University researchers took a deep dive into the world of social media to reach some interesting conclusions about climate change and political beliefs. After analyzing the Twitter streams of U.S. senators, the scientists said Democrats were three times more likely than Republicans to follow research-oriented science organizations, including those covering global warming.
The paper, published in the journal Climate Change Responses, reinforces that fact that climate science has inexplicably become a partisan issue, but with a ray of hope. On the GOP side of the aisle, 15 senators displayed a draw to science and thus a way to bring scientific information to those not receiving it on their own.
Slew of bills aimed at undermining protection for plants and animals threatened with extinction
FRISCO — GOP lawmakers in the U.S. Senate are apparently intent on undoing the Endangered Species Act without directly attacking the widely supported law that helps protect plants and animals from extinction.
FRISCO — A furious assault on the environment during the first 100 days of a GOP-controlled Senate has environmental advocates on the defensive.
Instead of making progress on climate change and other key conservation issues, progressives are in the position of trying to hold the line on gains they made during the first six years of the Obama administration.
Colorado lawmaker says bill was too broad, bu supports expanded background checks and limits on high-capacity ammo clips
By Bob Berwyn
FRISCO— Facing reelection next year, Sen. Mark Udall (D-CO) this week voted against a proposed ban on assault weapons, saying the measure was too broad for his gun-toting Colorado constituents.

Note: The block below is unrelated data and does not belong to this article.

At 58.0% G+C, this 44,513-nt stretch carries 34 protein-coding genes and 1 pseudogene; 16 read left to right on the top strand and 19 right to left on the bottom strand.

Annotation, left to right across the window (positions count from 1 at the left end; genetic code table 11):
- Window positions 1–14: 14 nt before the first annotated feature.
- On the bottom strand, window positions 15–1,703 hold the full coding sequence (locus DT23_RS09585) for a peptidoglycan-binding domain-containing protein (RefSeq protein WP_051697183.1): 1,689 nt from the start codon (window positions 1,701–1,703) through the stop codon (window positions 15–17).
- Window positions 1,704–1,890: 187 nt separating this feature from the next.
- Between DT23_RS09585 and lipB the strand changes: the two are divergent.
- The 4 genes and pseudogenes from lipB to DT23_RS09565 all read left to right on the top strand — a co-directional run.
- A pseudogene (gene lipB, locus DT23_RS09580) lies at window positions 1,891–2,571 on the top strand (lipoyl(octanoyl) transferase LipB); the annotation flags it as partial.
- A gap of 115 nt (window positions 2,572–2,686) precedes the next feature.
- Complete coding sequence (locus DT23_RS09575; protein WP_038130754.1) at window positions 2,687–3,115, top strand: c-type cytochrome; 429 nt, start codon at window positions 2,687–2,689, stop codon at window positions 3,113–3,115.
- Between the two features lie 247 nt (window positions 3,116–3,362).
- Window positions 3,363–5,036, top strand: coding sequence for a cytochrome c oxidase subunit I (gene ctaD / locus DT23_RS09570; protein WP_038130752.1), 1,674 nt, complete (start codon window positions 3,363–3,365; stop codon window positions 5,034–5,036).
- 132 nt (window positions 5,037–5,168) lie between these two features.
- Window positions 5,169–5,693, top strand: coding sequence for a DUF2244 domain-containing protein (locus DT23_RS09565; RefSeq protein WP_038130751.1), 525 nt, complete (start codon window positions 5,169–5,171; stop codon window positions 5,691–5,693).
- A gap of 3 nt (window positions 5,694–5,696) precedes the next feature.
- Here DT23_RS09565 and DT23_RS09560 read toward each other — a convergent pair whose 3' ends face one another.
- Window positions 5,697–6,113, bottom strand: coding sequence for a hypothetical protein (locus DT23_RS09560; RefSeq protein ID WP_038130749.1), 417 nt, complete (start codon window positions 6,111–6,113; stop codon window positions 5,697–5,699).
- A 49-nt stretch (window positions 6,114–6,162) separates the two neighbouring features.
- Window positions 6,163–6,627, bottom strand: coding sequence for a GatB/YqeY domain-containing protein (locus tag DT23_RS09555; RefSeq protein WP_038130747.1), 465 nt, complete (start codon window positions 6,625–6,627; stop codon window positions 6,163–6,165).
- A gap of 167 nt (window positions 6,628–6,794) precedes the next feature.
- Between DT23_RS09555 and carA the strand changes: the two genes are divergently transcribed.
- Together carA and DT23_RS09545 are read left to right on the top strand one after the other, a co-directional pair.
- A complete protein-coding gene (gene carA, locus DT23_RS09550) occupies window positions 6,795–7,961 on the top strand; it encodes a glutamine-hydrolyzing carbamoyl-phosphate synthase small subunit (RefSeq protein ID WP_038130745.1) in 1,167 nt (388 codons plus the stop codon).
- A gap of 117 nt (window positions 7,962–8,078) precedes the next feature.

Udall did support a background check bill, which failed when four Democratic senators, all up for reelection next year, voted against it. According to many polls, more than 90 percent of Americans support stronger background checks.
Proposed Senate bill would require widespread national forest logging
*This story has been corrected to include Sen. Michael Bennet as the primary author of the proposed bill. That information was left out of the previous version due to an editing error.
By Summit Voice
SUMMIT COUNTY — Federal land managers could get wider authority for more backcountry logging under a new bill proposed in the U.S. Senate by Michael Bennet (D-CO), along with co-sponsors Mark Udall (D-CO), Ron Wyden (D-OR), and Max Baucus (D-MT).
Colorado’s senators split, with Bennet voting yes, while Udall casts a no vote
By Summit Voice
FRISCO — It’s probably not surprising that the U.S. Senate passed an amendment (62-37) in support of the Keystone XL tar sands pipeline. There’s money — Big Money — at stake, and new research from Oil Change International details who got what.
FRISCO — Colorado communities hit hard by this past summer’s wildfires could get some help with restoring damaged watershed, as the U.S. Senate passed a disaster recovery bill that includes a boost in resources to support Colorado’s watershed recovery efforts.
If the House passes the bill, the $125 million for the Emergency Watershed Protection (EWP) Program likely will be used, in part, to repair watershed damages that El Paso, Larimer and Weld counties sustained during this year’s wildfire season.
“Water is precious in Colorado, especially right now during the worst drought in years,” said Senator Michael Bennet. “This bill will provide help for the Colorado communities that are recovering from the devastating fires this summer and are now facing threats to their water supply and the risk of flooding at the same time. I am hopeful our colleagues in the House will quickly pass the bill and deliver this support to the communities that need it,” Bennet said. Continue reading “Senate bill could boost wildfire restoration efforts”→